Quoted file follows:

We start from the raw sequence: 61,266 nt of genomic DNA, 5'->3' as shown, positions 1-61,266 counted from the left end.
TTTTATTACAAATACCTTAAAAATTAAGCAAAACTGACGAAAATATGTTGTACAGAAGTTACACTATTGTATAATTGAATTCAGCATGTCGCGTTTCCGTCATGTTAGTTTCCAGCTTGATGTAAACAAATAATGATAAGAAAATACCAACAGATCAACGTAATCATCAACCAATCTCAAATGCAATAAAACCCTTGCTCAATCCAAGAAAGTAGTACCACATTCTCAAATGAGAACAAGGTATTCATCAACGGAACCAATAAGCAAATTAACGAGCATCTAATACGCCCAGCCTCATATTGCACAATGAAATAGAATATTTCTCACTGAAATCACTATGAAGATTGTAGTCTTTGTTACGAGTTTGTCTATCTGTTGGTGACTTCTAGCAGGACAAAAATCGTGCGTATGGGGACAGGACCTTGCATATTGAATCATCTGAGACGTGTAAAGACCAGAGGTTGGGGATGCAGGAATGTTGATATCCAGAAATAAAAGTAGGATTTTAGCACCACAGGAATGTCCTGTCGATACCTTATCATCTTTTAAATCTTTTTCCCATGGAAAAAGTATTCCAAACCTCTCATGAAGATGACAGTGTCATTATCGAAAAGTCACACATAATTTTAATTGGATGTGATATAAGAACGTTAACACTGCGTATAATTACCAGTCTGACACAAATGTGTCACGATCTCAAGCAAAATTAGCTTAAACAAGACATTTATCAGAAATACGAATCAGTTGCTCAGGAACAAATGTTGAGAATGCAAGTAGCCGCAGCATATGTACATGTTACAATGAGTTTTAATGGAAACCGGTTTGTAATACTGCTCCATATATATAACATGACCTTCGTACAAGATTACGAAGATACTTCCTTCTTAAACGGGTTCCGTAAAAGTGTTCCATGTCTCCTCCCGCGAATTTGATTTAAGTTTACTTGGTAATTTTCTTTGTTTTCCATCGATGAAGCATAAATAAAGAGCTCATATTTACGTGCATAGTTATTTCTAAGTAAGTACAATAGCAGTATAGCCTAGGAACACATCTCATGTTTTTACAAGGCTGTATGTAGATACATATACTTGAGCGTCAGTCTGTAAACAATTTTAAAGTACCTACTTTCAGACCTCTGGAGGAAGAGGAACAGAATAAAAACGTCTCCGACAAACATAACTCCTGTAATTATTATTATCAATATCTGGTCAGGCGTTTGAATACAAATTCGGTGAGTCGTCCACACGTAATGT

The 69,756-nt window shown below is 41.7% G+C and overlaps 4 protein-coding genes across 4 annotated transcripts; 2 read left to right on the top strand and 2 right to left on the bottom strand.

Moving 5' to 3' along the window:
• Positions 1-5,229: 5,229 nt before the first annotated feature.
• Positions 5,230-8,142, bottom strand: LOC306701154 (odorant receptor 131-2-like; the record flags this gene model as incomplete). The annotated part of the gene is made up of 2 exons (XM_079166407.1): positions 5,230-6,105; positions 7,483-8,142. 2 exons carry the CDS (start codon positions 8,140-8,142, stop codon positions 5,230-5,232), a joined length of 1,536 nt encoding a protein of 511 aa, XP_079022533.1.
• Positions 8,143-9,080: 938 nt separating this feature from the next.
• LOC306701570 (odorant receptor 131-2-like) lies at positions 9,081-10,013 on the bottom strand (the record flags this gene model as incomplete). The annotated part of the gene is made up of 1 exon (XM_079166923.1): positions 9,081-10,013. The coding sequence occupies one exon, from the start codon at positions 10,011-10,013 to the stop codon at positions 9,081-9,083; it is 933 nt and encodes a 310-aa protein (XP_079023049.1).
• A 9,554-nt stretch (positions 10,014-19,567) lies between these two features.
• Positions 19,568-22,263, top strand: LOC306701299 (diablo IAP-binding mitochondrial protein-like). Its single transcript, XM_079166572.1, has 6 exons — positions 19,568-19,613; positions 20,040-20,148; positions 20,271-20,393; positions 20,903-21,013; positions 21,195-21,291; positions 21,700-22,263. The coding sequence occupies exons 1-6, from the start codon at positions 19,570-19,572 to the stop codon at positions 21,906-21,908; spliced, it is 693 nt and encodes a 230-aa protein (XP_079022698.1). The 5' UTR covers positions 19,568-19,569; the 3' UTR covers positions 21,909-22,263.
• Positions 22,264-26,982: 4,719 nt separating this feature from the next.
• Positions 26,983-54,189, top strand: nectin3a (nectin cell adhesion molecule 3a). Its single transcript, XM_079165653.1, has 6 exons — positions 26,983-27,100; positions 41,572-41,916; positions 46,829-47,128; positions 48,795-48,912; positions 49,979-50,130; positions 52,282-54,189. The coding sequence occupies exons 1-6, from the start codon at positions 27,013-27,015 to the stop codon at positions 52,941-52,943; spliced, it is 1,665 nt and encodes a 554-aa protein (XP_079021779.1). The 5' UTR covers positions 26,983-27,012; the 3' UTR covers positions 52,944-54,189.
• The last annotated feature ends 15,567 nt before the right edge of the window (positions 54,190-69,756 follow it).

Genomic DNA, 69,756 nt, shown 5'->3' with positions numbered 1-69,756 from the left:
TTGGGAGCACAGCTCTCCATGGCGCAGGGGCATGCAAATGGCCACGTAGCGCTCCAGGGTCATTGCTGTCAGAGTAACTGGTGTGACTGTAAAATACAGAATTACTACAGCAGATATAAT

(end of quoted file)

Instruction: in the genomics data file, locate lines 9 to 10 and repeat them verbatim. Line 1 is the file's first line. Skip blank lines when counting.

• A 9,554-nt stretch (positions 10,014-19,567) lies between these two features.
• Positions 19,568-22,263, top strand: LOC306701299 (diablo IAP-binding mitochondrial protein-like). Its single transcript, XM_079166572.1, has 6 exons — positions 19,568-19,613; positions 20,040-20,148; positions 20,271-20,393; positions 20,903-21,013; positions 21,195-21,291; positions 21,700-22,263. The coding sequence occupies exons 1-6, from the start codon at positions 19,570-19,572 to the stop codon at positions 21,906-21,908; spliced, it is 693 nt and encodes a 230-aa protein (XP_079022698.1). The 5' UTR covers positions 19,568-19,569; the 3' UTR covers positions 21,909-22,263.